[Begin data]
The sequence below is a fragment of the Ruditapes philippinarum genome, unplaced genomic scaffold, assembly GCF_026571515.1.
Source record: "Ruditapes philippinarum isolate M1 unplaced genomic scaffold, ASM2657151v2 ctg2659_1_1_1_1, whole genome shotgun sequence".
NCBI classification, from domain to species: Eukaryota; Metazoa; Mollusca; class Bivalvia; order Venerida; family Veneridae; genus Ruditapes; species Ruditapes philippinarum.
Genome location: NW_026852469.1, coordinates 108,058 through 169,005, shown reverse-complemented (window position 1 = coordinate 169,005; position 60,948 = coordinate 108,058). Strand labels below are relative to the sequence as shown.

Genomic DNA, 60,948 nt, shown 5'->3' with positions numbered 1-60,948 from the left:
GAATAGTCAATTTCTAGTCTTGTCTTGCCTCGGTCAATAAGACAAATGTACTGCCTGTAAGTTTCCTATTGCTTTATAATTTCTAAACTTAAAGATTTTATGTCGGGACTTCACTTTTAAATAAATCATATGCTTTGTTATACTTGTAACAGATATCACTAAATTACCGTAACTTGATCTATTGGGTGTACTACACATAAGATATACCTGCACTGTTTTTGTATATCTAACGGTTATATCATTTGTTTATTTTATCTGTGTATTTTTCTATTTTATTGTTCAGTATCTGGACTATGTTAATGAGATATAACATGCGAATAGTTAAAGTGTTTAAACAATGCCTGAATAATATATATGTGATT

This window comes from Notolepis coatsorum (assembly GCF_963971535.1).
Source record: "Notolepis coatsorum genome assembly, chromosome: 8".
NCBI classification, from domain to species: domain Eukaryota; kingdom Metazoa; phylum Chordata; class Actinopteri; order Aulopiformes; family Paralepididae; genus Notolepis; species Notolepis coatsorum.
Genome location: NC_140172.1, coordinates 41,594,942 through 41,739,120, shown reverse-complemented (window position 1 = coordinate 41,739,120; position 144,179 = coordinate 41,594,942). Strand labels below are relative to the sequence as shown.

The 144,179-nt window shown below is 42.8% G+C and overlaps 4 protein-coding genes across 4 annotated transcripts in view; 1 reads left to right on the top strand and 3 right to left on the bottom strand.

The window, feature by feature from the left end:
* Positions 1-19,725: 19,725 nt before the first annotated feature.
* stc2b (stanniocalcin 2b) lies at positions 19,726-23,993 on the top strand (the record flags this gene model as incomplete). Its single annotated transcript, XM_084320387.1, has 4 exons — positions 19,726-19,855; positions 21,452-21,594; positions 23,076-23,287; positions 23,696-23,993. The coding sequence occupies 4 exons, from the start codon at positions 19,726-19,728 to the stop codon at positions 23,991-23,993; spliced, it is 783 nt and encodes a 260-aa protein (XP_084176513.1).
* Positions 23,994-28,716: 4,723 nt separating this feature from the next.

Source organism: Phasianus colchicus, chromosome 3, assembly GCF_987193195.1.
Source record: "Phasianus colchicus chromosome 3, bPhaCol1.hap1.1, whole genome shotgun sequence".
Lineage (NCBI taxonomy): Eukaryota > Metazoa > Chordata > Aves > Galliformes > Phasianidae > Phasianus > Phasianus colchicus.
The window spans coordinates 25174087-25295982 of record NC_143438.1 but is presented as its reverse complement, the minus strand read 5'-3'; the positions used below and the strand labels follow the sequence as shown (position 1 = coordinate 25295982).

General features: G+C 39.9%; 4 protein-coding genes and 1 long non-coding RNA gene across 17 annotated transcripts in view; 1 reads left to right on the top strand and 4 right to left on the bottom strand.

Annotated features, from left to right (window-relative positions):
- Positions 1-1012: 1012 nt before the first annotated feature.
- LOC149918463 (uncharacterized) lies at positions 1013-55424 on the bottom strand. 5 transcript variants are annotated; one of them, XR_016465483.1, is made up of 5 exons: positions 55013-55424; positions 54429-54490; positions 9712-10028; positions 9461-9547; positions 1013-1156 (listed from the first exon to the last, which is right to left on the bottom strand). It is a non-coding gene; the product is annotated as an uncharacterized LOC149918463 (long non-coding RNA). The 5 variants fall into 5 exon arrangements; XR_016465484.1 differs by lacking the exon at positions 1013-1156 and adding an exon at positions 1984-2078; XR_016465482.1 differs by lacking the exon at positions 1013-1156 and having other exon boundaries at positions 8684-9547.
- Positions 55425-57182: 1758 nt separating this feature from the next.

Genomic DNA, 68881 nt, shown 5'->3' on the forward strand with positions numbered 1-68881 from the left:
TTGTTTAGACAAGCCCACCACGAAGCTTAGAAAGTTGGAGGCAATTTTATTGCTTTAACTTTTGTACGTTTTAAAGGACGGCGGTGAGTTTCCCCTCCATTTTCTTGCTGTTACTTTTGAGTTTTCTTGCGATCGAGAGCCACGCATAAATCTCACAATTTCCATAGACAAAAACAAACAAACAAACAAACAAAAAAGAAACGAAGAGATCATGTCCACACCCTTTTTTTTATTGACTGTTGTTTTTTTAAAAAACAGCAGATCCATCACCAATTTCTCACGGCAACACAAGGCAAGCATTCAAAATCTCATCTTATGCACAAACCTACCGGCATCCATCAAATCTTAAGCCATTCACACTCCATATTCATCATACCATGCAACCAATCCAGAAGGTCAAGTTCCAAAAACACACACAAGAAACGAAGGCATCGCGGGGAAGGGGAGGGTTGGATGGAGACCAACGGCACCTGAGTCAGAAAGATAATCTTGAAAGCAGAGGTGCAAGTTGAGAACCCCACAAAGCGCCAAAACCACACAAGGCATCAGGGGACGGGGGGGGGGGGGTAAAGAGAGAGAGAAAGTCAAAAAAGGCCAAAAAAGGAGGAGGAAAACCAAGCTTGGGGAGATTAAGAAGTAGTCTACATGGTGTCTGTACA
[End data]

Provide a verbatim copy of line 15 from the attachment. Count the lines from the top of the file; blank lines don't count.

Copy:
* Positions 23,994-28,716: 4,723 nt separating this feature from the next.